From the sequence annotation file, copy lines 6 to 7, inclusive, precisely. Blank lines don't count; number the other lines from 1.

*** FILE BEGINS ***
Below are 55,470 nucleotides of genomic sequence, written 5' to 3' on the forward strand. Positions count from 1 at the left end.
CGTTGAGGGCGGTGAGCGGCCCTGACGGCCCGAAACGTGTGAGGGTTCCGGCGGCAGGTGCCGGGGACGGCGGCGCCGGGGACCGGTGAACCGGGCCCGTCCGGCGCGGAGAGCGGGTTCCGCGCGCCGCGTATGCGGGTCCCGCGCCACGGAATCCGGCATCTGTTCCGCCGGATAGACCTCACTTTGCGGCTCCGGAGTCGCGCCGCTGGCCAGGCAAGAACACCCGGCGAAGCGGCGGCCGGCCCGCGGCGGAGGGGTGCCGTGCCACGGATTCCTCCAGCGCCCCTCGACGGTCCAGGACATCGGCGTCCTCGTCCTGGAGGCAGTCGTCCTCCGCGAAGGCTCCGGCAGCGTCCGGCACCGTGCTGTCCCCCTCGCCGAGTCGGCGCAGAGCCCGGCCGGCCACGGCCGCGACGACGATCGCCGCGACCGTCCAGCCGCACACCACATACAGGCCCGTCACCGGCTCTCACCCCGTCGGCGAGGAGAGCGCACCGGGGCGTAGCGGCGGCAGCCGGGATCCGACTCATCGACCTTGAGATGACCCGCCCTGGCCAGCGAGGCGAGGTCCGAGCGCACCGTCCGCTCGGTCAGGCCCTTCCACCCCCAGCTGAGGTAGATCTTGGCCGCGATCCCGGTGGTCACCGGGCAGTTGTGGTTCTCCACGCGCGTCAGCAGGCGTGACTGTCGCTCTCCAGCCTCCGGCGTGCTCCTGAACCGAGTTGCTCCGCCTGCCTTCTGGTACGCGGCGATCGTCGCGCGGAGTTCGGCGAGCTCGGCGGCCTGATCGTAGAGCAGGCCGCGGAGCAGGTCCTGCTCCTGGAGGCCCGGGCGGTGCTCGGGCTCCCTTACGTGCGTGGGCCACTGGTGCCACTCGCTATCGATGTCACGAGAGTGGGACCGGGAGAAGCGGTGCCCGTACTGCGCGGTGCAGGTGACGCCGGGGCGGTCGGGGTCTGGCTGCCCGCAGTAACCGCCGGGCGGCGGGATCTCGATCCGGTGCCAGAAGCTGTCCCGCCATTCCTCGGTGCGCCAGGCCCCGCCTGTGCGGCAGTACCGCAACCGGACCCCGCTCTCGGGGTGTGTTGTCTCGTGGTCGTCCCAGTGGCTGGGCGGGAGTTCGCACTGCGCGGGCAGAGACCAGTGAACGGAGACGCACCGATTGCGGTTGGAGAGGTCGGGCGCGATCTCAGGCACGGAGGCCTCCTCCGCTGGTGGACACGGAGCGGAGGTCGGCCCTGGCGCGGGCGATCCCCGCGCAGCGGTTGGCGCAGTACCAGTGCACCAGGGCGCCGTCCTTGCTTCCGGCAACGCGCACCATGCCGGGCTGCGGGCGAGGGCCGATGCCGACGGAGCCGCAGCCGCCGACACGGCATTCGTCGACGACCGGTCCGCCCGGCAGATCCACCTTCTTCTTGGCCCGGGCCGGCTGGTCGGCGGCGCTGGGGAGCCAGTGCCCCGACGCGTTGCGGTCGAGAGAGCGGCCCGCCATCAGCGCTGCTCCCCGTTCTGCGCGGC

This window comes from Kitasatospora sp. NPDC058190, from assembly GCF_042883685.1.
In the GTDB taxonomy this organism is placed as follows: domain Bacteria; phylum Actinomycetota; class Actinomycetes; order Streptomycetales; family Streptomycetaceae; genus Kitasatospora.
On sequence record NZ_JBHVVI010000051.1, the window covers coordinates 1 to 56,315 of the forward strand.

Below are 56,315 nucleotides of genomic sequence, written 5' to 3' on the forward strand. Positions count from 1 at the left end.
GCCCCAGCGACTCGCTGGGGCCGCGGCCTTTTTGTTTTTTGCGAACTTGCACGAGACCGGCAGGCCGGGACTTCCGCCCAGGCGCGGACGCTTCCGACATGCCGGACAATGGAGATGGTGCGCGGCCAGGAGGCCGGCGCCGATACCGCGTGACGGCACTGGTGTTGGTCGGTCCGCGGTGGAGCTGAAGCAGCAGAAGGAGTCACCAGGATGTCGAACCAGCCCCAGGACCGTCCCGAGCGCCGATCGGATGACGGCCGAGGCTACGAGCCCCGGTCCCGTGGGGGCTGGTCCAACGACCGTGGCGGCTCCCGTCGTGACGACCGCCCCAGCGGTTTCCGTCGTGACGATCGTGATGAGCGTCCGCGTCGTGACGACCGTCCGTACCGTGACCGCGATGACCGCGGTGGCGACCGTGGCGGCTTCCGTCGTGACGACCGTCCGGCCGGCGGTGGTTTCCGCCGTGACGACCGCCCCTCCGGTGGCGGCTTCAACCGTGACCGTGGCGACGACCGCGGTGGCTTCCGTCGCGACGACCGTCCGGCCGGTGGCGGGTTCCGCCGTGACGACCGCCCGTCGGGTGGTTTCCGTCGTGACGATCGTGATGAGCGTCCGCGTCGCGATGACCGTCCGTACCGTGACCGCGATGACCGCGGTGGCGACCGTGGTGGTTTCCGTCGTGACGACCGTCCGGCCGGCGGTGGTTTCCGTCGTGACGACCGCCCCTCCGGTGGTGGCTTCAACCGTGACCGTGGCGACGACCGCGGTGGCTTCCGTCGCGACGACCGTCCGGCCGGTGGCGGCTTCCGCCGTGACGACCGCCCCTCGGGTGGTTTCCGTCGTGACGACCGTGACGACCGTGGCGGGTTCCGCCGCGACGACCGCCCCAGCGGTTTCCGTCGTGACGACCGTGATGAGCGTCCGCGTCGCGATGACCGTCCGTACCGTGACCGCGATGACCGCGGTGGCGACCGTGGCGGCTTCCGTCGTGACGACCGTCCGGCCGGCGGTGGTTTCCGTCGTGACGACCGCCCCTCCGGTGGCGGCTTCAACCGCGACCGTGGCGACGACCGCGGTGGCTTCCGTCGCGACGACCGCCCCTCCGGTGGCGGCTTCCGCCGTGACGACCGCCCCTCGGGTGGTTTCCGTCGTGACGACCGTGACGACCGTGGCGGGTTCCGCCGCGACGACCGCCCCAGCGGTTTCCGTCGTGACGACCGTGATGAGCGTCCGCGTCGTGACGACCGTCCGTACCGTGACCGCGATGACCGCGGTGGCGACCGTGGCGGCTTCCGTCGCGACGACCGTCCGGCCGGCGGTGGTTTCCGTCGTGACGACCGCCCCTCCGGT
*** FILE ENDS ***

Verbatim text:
Below are 56,315 nucleotides of genomic sequence, written 5' to 3' on the forward strand. Positions count from 1 at the left end.
GCCCCAGCGACTCGCTGGGGCCGCGGCCTTTTTGTTTTTTGCGAACTTGCACGAGACCGGCAGGCCGGGACTTCCGCCCAGGCGCGGACGCTTCCGACATGCCGGACAATGGAGATGGTGCGCGGCCAGGAGGCCGGCGCCGATACCGCGTGACGGCACTGGTGTTGGTCGGTCCGCGGTGGAGCTGAAGCAGCAGAAGGAGTCACCAGGATGTCGAACCAGCCCCAGGACCGTCCCGAGCGCCGATCGGATGACGGCCGAGGCTACGAGCCCCGGTCCCGTGGGGGCTGGTCCAACGACCGTGGCGGCTCCCGTCGTGACGACCGCCCCAGCGGTTTCCGTCGTGACGATCGTGATGAGCGTCCGCGTCGTGACGACCGTCCGTACCGTGACCGCGATGACCGCGGTGGCGACCGTGGCGGCTTCCGTCGTGACGACCGTCCGGCCGGCGGTGGTTTCCGCCGTGACGACCGCCCCTCCGGTGGCGGCTTCAACCGTGACCGTGGCGACGACCGCGGTGGCTTCCGTCGCGACGACCGTCCGGCCGGTGGCGGGTTCCGCCGTGACGACCGCCCGTCGGGTGGTTTCCGTCGTGACGATCGTGATGAGCGTCCGCGTCGCGATGACCGTCCGTACCGTGACCGCGATGACCGCGGTGGCGACCGTGGTGGTTTCCGTCGTGACGACCGTCCGGCCGGCGGTGGTTTCCGTCGTGACGACCGCCCCTCCGGTGGTGGCTTCAACCGTGACCGTGGCGACGACCGCGGTGGCTTCCGTCGCGACGACCGTCCGGCCGGTGGCGGCTTCCGCCGTGACGACCGCCCCTCGGGTGGTTTCCGTCGTGACGACCGTGACGACCGTGGCGGGTTCCGCCGCGACGACCGCCCCAGCGGTTTCCGTCGTGACGACCGTGATGAGCGTCCGCGTCGCGATGACCGTCCGTACCGTGACCGCGATGACCGCGGTGGCGACCGTGGCGGCTTCCGTCGTGACGACCGTCCGGCCGGCGGTGGTTTCCGTCGTGACGACCGCCCCTCCGGTGGCGGCTTCAACCGCGACCGTGGCGACGACCGCGGTGGCTTCCGTCGCGACGACCGCCCCTCCGGTGGCGGCTTCCGCCGTGACGACCGCCCCTCGGGTGGTTTCCGTCGTGACGACCGTGACGACCGTGGCGGGTTCCGCCGCGACGACCGCCCCAGCGGTTTCCGTCGTGACGACCGTGATGAGCGTCCGCGTCGTGACGACCGTCCGTACCGTGACCGCGATGACCGCGGTGGCGACCGTGGCGGCTTCCGTCGCGACGACCGTCCGGCCGGCGGTGGTTTCCGTCGTGACGACCGCCCCTCCGGT